However, the new Honest Trailers aren't completely awful. As I said, as plain reviews they're entertaining and offer some interesting points about certain films, like how in their Hunger Games: Catching Fire supposed feminist icon Katniss Everdeen is helped more by men than that title would imply. Also, there are still some good laughs here and there and some episodes are consistently funny too. And at the very least, they're at least very entertaining videos to watch and their USP is still a breath of fresh air on a platform (YouTube) whose content can become very redundant at points.

    As such, while I do think Honest Trailers is no longer as funny as it once was, it's not bad. Far from it, as they're still entertaining critiques of popular movies with occasional laughs. Even so, I do feel that the show's best work is behind them, and now we have a subpar version of what came before. It's like eating at the Ritz and then afterwards eating very nice food at your local pub. Still good, but quite anaemic in comparison as to what came before. And hey, at least you're not eating at some crappy KFC, which is what the rest of YouTube can feel like sometimes.
  • Who cannot remember his/her first honest trailer? What a blast it was! From that moment on it's a catching-up-game to watch them all.

    Honest trailers to me is very comparable to South Park - which also had very good and most of all diverse ideas at the beginning but after they had to produce season after season it became very formulaic and "by the books". The same thing happened to honest trailers - one might argue it is because I'm now used to the concept. But still, when I watch older Honest Trailers the laughing comes instantly back.

    There may be more than just one reason for this. One is definitely the choice of movies as the makers primarily choose current blockbusters or all-time-classic blockbusters which are very formulaic in their nature, leaving not much room for parody. Therefore most argumentations are based on the same flaws in those movies, and subsequently very similar.

    Also Honest Trailers work mostly on bad films which are made with good intentions but fail to convince. But the fans demand Honest Trailers for basically every current blockbuster (good and bad) and so it also happens that movies are picked which are actually very good (Fight Club, Forrest Gump, Ang Lee's Hulk, etc) to create an artificial parody about points which aren't very just.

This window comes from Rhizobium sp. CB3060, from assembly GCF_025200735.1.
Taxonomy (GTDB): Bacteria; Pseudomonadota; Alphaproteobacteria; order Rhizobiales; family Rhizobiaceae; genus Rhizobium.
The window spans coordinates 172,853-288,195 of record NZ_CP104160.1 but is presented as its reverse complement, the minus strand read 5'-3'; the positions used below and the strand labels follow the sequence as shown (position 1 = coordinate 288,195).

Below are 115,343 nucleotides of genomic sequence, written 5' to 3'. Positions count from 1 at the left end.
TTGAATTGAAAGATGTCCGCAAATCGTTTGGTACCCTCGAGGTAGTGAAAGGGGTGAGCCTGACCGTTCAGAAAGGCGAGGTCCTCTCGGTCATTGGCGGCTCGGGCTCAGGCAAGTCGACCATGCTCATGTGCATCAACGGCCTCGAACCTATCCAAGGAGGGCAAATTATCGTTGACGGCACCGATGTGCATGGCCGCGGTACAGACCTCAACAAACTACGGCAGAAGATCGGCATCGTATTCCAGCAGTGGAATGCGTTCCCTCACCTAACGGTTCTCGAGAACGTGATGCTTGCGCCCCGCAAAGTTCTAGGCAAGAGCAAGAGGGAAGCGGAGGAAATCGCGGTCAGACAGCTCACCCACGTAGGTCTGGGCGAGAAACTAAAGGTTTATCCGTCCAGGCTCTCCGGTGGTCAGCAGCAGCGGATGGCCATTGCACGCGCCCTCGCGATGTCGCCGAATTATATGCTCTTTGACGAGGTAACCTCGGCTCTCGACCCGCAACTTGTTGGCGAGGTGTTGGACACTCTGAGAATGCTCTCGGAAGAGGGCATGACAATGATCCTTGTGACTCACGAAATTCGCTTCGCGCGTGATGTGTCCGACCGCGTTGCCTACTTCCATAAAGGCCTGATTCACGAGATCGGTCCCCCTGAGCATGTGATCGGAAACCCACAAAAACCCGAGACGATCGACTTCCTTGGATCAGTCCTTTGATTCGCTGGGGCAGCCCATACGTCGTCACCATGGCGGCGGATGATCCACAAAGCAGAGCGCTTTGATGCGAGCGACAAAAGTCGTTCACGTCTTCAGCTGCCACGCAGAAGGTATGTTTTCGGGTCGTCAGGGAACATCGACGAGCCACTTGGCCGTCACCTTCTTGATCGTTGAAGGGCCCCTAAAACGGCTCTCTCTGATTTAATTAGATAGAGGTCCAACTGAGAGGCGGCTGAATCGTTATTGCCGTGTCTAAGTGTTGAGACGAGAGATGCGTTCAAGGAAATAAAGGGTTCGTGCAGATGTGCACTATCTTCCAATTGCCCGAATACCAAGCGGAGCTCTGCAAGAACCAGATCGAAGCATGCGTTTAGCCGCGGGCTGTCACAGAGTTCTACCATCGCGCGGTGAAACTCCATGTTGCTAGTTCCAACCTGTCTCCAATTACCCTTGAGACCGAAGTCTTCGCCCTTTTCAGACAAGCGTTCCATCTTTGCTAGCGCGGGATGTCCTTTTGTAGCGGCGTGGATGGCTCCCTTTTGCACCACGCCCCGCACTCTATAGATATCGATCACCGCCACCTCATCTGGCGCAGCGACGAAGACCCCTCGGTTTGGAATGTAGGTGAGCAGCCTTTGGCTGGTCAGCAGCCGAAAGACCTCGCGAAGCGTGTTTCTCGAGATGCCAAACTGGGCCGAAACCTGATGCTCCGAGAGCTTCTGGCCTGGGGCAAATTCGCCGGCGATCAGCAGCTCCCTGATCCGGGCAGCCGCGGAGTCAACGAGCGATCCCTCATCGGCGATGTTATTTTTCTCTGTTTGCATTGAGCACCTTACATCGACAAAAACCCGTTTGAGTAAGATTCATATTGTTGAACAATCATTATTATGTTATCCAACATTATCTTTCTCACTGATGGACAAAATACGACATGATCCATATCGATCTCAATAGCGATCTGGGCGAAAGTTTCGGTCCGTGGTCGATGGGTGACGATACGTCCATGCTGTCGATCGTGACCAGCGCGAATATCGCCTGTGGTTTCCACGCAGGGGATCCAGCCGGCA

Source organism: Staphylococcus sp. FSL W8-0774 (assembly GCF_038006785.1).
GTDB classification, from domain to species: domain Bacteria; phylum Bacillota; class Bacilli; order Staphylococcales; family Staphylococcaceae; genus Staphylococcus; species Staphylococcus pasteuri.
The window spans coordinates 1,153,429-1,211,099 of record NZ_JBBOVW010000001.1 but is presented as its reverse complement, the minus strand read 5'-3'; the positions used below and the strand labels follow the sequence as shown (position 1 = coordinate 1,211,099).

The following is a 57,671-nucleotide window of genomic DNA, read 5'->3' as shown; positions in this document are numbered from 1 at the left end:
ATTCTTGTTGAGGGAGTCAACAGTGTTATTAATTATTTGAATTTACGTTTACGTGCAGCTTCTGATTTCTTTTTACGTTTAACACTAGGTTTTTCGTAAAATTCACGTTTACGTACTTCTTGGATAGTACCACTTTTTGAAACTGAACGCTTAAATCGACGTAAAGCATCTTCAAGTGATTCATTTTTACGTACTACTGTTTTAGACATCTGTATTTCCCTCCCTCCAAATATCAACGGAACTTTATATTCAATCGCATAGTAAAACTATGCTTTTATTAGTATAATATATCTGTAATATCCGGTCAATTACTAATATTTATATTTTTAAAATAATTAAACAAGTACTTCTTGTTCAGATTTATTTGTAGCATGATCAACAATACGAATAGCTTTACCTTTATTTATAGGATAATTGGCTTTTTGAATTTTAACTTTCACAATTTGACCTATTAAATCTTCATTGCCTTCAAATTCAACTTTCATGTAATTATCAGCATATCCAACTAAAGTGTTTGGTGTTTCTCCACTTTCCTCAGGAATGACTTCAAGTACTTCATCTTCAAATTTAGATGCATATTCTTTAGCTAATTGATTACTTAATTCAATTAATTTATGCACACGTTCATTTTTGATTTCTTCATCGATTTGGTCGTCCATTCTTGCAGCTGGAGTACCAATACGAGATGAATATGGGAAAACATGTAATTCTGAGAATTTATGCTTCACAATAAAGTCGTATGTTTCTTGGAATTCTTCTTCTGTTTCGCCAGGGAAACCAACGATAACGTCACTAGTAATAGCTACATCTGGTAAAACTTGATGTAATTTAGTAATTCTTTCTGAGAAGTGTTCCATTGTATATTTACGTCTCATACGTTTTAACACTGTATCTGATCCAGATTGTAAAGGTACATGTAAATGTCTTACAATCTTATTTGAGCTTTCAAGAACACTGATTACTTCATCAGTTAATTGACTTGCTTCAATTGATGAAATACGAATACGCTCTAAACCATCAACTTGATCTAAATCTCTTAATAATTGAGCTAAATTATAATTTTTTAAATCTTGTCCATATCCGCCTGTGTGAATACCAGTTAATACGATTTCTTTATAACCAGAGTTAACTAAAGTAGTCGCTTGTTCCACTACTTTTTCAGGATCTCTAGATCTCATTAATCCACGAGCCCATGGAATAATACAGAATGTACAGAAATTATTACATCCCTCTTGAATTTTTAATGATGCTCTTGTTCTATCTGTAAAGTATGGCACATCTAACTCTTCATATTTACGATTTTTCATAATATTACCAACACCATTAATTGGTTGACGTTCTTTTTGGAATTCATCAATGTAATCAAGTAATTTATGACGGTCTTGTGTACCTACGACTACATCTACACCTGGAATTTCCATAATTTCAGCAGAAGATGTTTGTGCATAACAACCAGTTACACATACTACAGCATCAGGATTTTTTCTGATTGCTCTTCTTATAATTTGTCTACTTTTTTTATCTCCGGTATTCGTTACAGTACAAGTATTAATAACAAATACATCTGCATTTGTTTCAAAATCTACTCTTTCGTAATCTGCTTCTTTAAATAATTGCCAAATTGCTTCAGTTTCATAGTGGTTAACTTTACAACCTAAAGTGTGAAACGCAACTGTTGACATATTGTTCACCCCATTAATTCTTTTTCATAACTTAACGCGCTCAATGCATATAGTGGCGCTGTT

Still, the idea is highly original and here and there a good one pops up - not as frequent in quality as it used to but therefore in quantity. Almost every Screen Junkies box out a new one. Maybe that's also a reason for the decline in quality, but I don't give up hope! I'm still always happy when a new one comes out!
  • dmyrwood12 August 2019
    Honest review for honest trailers gotta tell the jk this is one of my favorite webseries of all time pretty well written funny brilliantly edited and of course the epic voice of Jon Bailey!! Definitely the highlight of my Tuesday every week;)
  • Honest Trailers, How did this get made, cinema sins, all talentless retreads of the aforementioned MST and RiffTrax. The other missing element is charisma. None of these people possess any. Being snarky isn't a talent. Neither is deconstructing big budget movies under the guise of "parody". Neckbeards need a outlet and this gives it to them unfortunately.
  • Warning: Spoilers
    While I have a preference for the Epic Voice Guy era of this series, I have always waited with anticipation to see what film they will skewer next.

    I really enjoy the more recent running gag of running through the antagonist's overly complicated plans, such as Lex Luthor's scheme in Batman v. Superman. Ryan Reynolds' guest appearances are also always a win.

    Not every gag is a homerun, but they are almost always at least a base hit.